Mr Lamb the butcher

Mr Lamb the butcher skulks behind glass, in his kingdom of sawdust and blood.


Mr Lamb the butcher numbers among his favourite things curly hair, dew, Miss Marple, black pudding, Punch and Judy, daffodils and thrash metal.


“Pleased to meat you,” said Mr Lamb the butcher, eyeing up his new customers, imagining their hanging carcasses, their choice cuts.


Mr Lamb the butcher regards the service he provides his customers as a window onto the infinite. He is a hierophant, his mundane work a ritual of cutting, weighing, wrapping, giving.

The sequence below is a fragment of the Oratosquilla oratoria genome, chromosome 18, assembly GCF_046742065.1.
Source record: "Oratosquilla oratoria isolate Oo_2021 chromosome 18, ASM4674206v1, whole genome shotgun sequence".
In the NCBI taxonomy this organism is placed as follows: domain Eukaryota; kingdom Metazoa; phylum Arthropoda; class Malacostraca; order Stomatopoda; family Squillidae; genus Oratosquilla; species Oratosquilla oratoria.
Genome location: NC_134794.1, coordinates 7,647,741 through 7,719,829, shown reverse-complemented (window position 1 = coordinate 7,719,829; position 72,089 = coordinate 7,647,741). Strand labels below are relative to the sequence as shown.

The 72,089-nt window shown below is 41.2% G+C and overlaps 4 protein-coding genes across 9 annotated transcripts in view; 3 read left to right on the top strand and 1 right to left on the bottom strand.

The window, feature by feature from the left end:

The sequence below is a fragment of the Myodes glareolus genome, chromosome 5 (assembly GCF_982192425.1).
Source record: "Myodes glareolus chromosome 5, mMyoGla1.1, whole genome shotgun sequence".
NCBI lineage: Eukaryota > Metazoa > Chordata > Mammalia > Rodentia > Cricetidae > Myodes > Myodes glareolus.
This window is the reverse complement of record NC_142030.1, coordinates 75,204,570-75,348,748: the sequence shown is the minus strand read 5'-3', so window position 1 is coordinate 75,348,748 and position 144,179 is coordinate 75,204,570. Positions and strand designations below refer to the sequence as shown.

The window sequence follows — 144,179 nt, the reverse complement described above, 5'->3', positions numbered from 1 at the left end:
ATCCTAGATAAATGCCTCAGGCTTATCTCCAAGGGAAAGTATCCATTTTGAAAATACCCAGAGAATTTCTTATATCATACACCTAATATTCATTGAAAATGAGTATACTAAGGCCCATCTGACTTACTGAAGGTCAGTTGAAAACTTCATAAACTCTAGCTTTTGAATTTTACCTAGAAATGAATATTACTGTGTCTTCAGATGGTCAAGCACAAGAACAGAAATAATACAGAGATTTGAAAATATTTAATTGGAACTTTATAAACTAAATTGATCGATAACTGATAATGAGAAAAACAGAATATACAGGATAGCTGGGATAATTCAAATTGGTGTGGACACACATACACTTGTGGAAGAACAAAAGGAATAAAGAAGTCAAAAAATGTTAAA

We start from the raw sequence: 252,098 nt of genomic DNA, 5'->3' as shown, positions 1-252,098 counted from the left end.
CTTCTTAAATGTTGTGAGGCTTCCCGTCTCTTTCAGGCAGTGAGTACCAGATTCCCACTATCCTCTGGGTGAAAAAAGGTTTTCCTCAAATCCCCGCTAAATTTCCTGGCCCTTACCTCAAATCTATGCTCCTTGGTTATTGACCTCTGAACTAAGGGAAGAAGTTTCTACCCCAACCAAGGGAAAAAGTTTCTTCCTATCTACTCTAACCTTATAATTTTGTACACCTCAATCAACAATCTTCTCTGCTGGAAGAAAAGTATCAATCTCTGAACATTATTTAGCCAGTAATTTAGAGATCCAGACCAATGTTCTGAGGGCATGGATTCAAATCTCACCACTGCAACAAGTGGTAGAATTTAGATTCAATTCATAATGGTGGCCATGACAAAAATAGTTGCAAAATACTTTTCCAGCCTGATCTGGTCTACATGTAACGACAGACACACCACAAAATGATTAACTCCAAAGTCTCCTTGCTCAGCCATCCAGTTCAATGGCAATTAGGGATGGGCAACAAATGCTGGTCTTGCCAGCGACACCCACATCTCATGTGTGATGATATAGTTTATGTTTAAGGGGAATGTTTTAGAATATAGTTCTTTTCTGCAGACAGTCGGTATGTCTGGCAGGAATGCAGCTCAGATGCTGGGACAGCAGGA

Every Good Friday, Mr Lamb the butcher has himself strung up in the window of his shop, atop a mound of eyes.


Mr Lamb the butcher makes flamboyant window displays, in which bald chimeras made from bits of beef, chicken and pork mate, fight or deliver speeches with grandiloquent gestures.


Mr Lamb the butcher has a penchant for Debussy. He often becomes glassy-eyed as he hacks meat into retail-ready portions to the melodies of La mer.


Once, Mr Lamb the butcher defenestrated a customer who had made a puerile remark about the phallic appearance of a sausage he had just been sold.


Every evening, after work, Mr Lamb the butcher sits alone at his little kitchen table and wolfs down a thick stew of offcuts and offal.

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